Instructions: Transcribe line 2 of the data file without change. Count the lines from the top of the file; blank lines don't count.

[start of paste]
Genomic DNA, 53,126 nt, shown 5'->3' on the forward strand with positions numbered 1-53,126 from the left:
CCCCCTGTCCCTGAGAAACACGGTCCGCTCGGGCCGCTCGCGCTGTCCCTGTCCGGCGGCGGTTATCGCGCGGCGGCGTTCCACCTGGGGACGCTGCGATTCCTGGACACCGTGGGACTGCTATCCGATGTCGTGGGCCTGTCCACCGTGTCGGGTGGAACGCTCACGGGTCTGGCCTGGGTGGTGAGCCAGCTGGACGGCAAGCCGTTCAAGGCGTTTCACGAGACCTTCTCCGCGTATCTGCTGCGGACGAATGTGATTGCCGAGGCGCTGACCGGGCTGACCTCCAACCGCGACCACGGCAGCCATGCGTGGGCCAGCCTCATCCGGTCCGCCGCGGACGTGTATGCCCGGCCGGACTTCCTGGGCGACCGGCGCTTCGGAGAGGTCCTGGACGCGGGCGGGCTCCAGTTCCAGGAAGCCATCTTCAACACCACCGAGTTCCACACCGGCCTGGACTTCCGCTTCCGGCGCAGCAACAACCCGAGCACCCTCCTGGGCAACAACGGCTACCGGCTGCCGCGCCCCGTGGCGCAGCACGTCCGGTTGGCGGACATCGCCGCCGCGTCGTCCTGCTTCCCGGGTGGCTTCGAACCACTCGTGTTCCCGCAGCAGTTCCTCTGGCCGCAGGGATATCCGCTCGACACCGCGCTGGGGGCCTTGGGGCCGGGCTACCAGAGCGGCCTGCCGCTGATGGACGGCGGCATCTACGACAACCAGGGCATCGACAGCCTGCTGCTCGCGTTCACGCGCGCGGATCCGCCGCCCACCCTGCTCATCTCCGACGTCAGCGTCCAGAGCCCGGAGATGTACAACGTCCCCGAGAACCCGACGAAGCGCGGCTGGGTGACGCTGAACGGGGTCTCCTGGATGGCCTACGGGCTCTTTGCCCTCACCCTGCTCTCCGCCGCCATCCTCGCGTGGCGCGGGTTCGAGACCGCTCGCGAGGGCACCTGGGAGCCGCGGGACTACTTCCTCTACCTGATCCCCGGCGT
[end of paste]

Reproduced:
CCCCCTGTCCCTGAGAAACACGGTCCGCTCGGGCCGCTCGCGCTGTCCCTGTCCGGCGGCGGTTATCGCGCGGCGGCGTTCCACCTGGGGACGCTGCGATTCCTGGACACCGTGGGACTGCTATCCGATGTCGTGGGCCTGTCCACCGTGTCGGGTGGAACGCTCACGGGTCTGGCCTGGGTGGTGAGCCAGCTGGACGGCAAGCCGTTCAAGGCGTTTCACGAGACCTTCTCCGCGTATCTGCTGCGGACGAATGTGATTGCCGAGGCGCTGACCGGGCTGACCTCCAACCGCGACCACGGCAGCCATGCGTGGGCCAGCCTCATCCGGTCCGCCGCGGACGTGTATGCCCGGCCGGACTTCCTGGGCGACCGGCGCTTCGGAGAGGTCCTGGACGCGGGCGGGCTCCAGTTCCAGGAAGCCATCTTCAACACCACCGAGTTCCACACCGGCCTGGACTTCCGCTTCCGGCGCAGCAACAACCCGAGCACCCTCCTGGGCAACAACGGCTACCGGCTGCCGCGCCCCGTGGCGCAGCACGTCCGGTTGGCGGACATCGCCGCCGCGTCGTCCTGCTTCCCGGGTGGCTTCGAACCACTCGTGTTCCCGCAGCAGTTCCTCTGGCCGCAGGGATATCCGCTCGACACCGCGCTGGGGGCCTTGGGGCCGGGCTACCAGAGCGGCCTGCCGCTGATGGACGGCGGCATCTACGACAACCAGGGCATCGACAGCCTGCTGCTCGCGTTCACGCGCGCGGATCCGCCGCCCACCCTGCTCATCTCCGACGTCAGCGTCCAGAGCCCGGAGATGTACAACGTCCCCGAGAACCCGACGAAGCGCGGCTGGGTGACGCTGAACGGGGTCTCCTGGATGGCCTACGGGCTCTTTGCCCTCACCCTGCTCTCCGCCGCCATCCTCGCGTGGCGCGGGTTCGAGACCGCTCGCGAGGGCACCTGGGAGCCGCGGGACTACTTCCTCTACCTGATCCCCGGCGT